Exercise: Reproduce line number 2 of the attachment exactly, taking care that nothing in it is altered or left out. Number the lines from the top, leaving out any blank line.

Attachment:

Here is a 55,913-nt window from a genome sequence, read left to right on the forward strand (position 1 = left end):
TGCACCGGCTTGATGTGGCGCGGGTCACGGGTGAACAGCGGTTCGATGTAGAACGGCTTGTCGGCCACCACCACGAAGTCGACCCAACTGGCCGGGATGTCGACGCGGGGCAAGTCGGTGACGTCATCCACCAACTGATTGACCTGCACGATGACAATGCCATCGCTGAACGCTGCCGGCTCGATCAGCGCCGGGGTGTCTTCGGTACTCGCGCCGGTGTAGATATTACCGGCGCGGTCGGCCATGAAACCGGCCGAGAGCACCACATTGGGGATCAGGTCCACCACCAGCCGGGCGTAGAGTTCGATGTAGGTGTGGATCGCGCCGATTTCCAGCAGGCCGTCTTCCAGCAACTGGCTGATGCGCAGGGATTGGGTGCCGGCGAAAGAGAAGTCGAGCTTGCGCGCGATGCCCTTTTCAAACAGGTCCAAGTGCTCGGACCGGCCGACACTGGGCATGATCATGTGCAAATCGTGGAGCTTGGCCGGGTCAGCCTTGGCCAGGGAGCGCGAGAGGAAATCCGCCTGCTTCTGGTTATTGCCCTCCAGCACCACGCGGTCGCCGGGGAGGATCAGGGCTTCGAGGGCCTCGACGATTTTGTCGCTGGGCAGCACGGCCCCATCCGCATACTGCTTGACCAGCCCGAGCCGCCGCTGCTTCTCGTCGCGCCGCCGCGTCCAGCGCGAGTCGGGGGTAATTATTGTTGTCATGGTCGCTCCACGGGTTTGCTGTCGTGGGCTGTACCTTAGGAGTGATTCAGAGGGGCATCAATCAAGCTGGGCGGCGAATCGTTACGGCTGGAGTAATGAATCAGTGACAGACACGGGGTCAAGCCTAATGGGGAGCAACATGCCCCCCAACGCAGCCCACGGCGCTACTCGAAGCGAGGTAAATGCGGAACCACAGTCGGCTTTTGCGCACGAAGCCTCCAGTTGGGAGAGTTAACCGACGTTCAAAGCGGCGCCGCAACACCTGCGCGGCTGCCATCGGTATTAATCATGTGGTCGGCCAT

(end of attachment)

TGCACCGGCTTGATGTGGCGCGGGTCACGGGTGAACAGCGGTTCGATGTAGAACGGCTTGTCGGCCACCACCACGAAGTCGACCCAACTGGCCGGGATGTCGACGCGGGGCAAGTCGGTGACGTCATCCACCAACTGATTGACCTGCACGATGACAATGCCATCGCTGAACGCTGCCGGCTCGATCAGCGCCGGGGTGTCTTCGGTACTCGCGCCGGTGTAGATATTACCGGCGCGGTCGGCCATGAAACCGGCCGAGAGCACCACATTGGGGATCAGGTCCACCACCAGCCGGGCGTAGAGTTCGATGTAGGTGTGGATCGCGCCGATTTCCAGCAGGCCGTCTTCCAGCAACTGGCTGATGCGCAGGGATTGGGTGCCGGCGAAAGAGAAGTCGAGCTTGCGCGCGATGCCCTTTTCAAACAGGTCCAAGTGCTCGGACCGGCCGACACTGGGCATGATCATGTGCAAATCGTGGAGCTTGGCCGGGTCAGCCTTGGCCAGGGAGCGCGAGAGGAAATCCGCCTGCTTCTGGTTATTGCCCTCCAGCACCACGCGGTCGCCGGGGAGGATCAGGGCTTCGAGGGCCTCGACGATTTTGTCGCTGGGCAGCACGGCCCCATCCGCATACTGCTTGACCAGCCCGAGCCGCCGCTGCTTCTCGTCGCGCCGCCGCGTCCAGCGCGAGTCGGGGGTAATTATTGTTGTCATGGTCGCTCCACGGGTTTGCTGTCGTGGGCTGTACCTTAGGAGTGATTCAGAGGGGCATCAATCAAGCTGGGCGGCGAATCGTTACGGCTGGAGTAATGAATCAGTGACAGACACGGGGTCAAGCCTAATGGGGAGCAACATGCCCCCCAACGCAGCCCACGGCGCTACTCGAAGCGAGGTAAATGCGGAACCACAGTCGGCTTTTGCGCACGAAGCCTCCAGTTGGGAGAGTTAACCGACGTTCAAAGCGGCGCCGCAACACCTGCGCGGCTGCCATCGGTATTAATCATGTGGTCGGCCAT